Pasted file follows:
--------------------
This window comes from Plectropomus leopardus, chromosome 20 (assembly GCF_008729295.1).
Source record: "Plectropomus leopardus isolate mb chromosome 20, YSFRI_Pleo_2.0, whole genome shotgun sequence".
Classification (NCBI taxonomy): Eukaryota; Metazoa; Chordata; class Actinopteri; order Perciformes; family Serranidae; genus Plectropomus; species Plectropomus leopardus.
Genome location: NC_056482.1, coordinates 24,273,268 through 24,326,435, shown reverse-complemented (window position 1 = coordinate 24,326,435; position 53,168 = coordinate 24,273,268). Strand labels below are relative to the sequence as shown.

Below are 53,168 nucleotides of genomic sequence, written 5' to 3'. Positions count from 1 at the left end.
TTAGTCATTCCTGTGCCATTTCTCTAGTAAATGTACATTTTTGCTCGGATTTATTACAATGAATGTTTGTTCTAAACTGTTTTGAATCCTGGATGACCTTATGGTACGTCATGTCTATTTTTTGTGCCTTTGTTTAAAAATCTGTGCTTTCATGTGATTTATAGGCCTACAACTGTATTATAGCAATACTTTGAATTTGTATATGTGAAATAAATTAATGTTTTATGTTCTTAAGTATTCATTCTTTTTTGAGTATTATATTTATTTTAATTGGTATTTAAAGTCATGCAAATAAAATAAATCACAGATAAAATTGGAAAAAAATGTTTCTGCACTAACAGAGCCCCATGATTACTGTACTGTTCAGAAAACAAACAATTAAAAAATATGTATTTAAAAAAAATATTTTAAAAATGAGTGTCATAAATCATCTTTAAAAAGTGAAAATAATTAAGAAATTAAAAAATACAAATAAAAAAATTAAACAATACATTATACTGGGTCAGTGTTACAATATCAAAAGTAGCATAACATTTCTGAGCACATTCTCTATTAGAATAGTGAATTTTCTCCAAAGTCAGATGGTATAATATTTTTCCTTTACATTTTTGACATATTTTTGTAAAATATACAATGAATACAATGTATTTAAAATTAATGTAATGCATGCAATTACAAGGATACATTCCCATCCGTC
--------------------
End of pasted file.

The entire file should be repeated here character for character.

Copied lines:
This window comes from Plectropomus leopardus, chromosome 20 (assembly GCF_008729295.1).
Source record: "Plectropomus leopardus isolate mb chromosome 20, YSFRI_Pleo_2.0, whole genome shotgun sequence".
Classification (NCBI taxonomy): Eukaryota; Metazoa; Chordata; class Actinopteri; order Perciformes; family Serranidae; genus Plectropomus; species Plectropomus leopardus.
Genome location: NC_056482.1, coordinates 24,273,268 through 24,326,435, shown reverse-complemented (window position 1 = coordinate 24,326,435; position 53,168 = coordinate 24,273,268). Strand labels below are relative to the sequence as shown.

Below are 53,168 nucleotides of genomic sequence, written 5' to 3'. Positions count from 1 at the left end.
TTAGTCATTCCTGTGCCATTTCTCTAGTAAATGTACATTTTTGCTCGGATTTATTACAATGAATGTTTGTTCTAAACTGTTTTGAATCCTGGATGACCTTATGGTACGTCATGTCTATTTTTTGTGCCTTTGTTTAAAAATCTGTGCTTTCATGTGATTTATAGGCCTACAACTGTATTATAGCAATACTTTGAATTTGTATATGTGAAATAAATTAATGTTTTATGTTCTTAAGTATTCATTCTTTTTTGAGTATTATATTTATTTTAATTGGTATTTAAAGTCATGCAAATAAAATAAATCACAGATAAAATTGGAAAAAAATGTTTCTGCACTAACAGAGCCCCATGATTACTGTACTGTTCAGAAAACAAACAATTAAAAAATATGTATTTAAAAAAAATATTTTAAAAATGAGTGTCATAAATCATCTTTAAAAAGTGAAAATAATTAAGAAATTAAAAAATACAAATAAAAAAATTAAACAATACATTATACTGGGTCAGTGTTACAATATCAAAAGTAGCATAACATTTCTGAGCACATTCTCTATTAGAATAGTGAATTTTCTCCAAAGTCAGATGGTATAATATTTTTCCTTTACATTTTTGACATATTTTTGTAAAATATACAATGAATACAATGTATTTAAAATTAATGTAATGCATGCAATTACAAGGATACATTCCCATCCGTC